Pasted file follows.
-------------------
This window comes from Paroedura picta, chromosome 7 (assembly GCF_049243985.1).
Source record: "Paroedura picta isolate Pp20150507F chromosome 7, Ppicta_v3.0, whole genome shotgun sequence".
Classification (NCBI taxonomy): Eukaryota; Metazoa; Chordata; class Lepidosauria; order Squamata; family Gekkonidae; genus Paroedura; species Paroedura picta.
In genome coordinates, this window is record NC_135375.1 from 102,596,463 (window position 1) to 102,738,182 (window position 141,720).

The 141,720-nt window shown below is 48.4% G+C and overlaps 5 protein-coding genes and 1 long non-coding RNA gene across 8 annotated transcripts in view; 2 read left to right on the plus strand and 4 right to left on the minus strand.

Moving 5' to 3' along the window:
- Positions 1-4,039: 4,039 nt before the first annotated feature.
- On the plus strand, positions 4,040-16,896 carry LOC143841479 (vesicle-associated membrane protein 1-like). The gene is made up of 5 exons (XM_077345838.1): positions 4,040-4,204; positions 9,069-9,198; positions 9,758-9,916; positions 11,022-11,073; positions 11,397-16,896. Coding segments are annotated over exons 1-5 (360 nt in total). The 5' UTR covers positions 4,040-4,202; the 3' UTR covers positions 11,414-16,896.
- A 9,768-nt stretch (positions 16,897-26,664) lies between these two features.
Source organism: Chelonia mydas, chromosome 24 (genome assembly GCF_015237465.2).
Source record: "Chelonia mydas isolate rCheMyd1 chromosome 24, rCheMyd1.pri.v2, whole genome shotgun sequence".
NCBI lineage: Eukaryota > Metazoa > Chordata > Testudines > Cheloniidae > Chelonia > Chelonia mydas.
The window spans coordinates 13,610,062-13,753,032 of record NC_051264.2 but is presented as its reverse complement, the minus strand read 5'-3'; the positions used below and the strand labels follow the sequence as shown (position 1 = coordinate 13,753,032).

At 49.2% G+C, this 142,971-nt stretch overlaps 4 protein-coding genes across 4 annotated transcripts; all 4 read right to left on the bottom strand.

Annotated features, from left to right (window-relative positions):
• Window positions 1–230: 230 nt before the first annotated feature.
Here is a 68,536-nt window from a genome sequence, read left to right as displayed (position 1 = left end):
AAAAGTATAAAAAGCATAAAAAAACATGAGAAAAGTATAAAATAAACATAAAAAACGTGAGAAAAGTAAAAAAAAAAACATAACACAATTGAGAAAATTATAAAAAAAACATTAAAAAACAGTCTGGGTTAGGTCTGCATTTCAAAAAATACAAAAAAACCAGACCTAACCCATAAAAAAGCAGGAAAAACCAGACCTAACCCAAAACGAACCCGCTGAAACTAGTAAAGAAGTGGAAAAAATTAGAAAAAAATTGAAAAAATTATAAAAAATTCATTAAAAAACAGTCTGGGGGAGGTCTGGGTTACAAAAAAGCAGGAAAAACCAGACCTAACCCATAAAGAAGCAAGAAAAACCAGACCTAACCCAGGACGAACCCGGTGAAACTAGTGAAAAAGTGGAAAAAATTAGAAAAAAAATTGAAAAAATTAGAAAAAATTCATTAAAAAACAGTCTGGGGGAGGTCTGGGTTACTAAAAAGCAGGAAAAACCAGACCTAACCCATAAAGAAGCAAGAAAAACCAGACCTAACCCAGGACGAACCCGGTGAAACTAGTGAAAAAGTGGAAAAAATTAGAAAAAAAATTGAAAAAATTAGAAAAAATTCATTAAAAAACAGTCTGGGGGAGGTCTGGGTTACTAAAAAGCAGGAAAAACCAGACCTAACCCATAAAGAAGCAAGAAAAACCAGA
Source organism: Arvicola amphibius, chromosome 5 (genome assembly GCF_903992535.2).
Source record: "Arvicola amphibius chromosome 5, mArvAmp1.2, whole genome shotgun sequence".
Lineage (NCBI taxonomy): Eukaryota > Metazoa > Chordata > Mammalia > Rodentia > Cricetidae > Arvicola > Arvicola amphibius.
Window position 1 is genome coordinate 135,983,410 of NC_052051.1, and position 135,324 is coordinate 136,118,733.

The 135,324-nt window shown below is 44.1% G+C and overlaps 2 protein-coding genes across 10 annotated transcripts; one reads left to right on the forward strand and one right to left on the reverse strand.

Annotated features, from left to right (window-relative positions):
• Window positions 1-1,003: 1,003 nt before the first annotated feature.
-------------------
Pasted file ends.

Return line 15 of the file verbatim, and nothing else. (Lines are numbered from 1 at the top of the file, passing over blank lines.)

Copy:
Annotated features, from left to right (window-relative positions):